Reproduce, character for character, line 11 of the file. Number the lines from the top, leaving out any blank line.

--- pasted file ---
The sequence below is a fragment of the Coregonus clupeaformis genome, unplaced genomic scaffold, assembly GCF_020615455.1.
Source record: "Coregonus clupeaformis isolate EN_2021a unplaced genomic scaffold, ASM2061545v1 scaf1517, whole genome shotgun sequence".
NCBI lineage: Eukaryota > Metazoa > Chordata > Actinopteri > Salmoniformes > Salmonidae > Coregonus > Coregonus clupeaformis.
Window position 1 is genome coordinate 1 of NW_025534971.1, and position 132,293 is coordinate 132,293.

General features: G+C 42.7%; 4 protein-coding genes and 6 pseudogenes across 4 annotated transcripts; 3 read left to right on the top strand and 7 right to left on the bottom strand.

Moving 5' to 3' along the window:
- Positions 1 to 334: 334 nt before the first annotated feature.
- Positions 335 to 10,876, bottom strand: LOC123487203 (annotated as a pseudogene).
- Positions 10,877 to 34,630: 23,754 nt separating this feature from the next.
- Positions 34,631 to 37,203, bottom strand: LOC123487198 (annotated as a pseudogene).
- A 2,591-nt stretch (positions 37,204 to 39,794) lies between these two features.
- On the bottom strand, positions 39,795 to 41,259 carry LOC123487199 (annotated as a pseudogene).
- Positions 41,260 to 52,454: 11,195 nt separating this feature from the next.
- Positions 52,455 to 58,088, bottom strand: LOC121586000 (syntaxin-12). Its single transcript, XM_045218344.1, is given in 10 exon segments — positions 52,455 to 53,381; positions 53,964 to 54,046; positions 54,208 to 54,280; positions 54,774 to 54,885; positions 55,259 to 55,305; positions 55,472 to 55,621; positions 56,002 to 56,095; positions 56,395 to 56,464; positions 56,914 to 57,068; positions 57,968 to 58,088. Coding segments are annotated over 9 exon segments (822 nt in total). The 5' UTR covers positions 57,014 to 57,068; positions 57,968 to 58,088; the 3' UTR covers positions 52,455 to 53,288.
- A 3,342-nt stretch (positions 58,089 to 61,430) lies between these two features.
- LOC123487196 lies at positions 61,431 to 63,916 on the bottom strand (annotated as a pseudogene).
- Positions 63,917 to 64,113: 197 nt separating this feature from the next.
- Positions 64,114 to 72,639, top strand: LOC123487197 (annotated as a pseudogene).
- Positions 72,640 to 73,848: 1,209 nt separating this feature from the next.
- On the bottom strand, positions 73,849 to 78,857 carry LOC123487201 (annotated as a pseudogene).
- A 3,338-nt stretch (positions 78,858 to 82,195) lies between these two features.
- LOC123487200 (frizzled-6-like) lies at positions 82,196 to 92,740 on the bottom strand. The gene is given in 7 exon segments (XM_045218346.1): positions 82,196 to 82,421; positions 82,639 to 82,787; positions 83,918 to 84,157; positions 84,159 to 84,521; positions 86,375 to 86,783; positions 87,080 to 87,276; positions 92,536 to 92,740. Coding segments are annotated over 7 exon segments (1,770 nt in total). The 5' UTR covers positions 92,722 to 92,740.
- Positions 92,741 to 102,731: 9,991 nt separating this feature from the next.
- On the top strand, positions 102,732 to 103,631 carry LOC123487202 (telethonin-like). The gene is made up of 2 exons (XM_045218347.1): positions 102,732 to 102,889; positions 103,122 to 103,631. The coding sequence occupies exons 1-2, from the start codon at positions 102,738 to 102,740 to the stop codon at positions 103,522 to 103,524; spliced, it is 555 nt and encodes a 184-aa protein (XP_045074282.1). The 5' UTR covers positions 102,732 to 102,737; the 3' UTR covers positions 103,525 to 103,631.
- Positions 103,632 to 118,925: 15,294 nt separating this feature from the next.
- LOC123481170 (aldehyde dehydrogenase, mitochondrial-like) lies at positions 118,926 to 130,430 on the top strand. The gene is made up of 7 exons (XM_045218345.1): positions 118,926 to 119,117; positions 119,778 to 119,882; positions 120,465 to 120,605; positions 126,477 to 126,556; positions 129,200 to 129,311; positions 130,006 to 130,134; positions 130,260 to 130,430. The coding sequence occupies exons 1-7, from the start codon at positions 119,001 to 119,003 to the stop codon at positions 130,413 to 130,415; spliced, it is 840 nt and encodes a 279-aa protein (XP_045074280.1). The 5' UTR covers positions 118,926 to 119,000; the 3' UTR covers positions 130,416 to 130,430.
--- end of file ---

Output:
- A 2,591-nt stretch (positions 37,204 to 39,794) lies between these two features.